We have suffered a great tragedy.
Our ComCast has decided to cancel our access to KQED the PBS station in San Francisco. We are not alone in the anger about this arbitrary decision. There is a whole long discussion about it on Nextdoor, a web site to share information with people in your immediate neighborhood.
We contacted ComCast and KQED and KVIE to find out whose decision this was, Nobody was particularly interested in our complaints, but we did find out that it was ComCast's decision. Why? Because content on KQED is the same as KVIE.
For one thing, there is Check Please, Bay Area, the program where three people share their favorite restaurants and everyone goes to try all three out and then gather with host Leslie Sbrocco to share their opinion.
Sbrocco also gives her tips on wines, the group is drinking and tips about wines in general. She has been voted one of the top 100 most influential people in the American wine business.
She does not broadcast on KVIE.
Then there is Greg Sherwood, one of the principal announcers.
Greg is the son of Don Sherwood, the self-described "World's Greatest Disc Jockey" in the 1950s. As Peter Anderson wrote on that page I just linked, "Driving from Marin and up Waldo Grade into The City every day, you could pass cars and see that everyone was smiling and laughing at the same time — all tuned to Don Sherwood’s morning show on KSFO-AM radio."
I love this particular clip from that article: "His radio show was the gateway to The City for visiting celebrities from Hollywood. He interviewed them all. Terry McGovern once told me that Judy Garland was staying in a San Francisco apartment, and a visiting Sherwood came to interview her, said something fresh to her, and listeners were greeted by the sound of Garland hurling a toaster directly at Sherwood’s head."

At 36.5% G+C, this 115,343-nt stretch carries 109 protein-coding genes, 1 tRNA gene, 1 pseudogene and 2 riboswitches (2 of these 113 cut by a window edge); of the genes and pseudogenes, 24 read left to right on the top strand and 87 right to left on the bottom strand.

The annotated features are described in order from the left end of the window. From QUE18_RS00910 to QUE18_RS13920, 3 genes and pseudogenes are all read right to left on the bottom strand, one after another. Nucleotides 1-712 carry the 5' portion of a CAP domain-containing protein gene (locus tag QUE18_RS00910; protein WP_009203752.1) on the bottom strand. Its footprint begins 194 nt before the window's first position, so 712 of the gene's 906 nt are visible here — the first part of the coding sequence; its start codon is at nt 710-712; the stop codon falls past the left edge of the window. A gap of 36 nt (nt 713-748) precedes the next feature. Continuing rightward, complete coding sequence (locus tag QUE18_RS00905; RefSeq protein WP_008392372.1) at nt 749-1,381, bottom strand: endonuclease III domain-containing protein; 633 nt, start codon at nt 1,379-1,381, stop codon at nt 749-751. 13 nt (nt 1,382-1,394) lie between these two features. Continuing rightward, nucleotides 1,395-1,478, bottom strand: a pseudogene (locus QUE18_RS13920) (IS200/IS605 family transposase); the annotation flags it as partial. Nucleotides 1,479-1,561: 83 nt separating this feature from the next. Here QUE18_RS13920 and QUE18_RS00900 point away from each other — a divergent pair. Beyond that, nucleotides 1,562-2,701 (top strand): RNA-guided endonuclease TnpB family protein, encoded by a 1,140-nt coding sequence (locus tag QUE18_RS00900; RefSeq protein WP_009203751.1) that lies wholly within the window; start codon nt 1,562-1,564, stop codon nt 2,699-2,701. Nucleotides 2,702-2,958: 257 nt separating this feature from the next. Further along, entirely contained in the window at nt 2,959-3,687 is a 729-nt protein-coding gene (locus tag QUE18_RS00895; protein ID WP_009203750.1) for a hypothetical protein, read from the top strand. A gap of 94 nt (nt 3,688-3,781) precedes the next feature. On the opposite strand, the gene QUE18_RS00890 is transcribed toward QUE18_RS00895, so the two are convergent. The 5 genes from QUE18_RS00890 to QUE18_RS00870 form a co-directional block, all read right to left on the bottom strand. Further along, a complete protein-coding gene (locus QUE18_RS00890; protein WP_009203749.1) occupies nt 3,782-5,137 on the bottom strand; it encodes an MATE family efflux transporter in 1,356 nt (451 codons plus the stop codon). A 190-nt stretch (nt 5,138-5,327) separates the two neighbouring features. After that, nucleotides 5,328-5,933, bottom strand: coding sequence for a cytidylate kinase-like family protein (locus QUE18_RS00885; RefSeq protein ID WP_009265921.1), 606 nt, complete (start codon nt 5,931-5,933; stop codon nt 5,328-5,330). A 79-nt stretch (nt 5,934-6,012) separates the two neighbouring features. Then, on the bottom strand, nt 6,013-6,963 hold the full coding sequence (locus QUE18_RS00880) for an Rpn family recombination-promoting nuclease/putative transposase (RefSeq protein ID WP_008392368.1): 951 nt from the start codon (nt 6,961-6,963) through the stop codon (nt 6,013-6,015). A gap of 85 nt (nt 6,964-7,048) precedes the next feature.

We were great fans of Sherwood and saddened when lung cancer took his life...and then delighted many years later when his son showed up on KQED. It was always fun seeing Greg, who looks so much like his father.
It is particularly fun when Rick Steves runs his travel specials on KQED. Yes, they run on KVIE too, but they don't include the extensive chats he has with Greg Sherwood. I will miss those.
There is Newsroom, KQED's own version of Washington Week in Review, but centered on San Francisco area news. Newsroom began in the 1950s when there was a newspaper strike so a bunch of newspaper people went to KQED and started a newspaper on TV. They even read the cartoons. It has evolved into Newsroom.
Last night, after Jeopardy was over and I was going out to the kitchen to cook dinner I handed the remote to Walt and asked if there was anything he wanted to watch. "Yeah," he said, "Check Please. But I can't."
We have been members of KQED for more than 50 years (and of KVIE for more than 40). It is going to kill us to end our membership because of a decision Comcast made.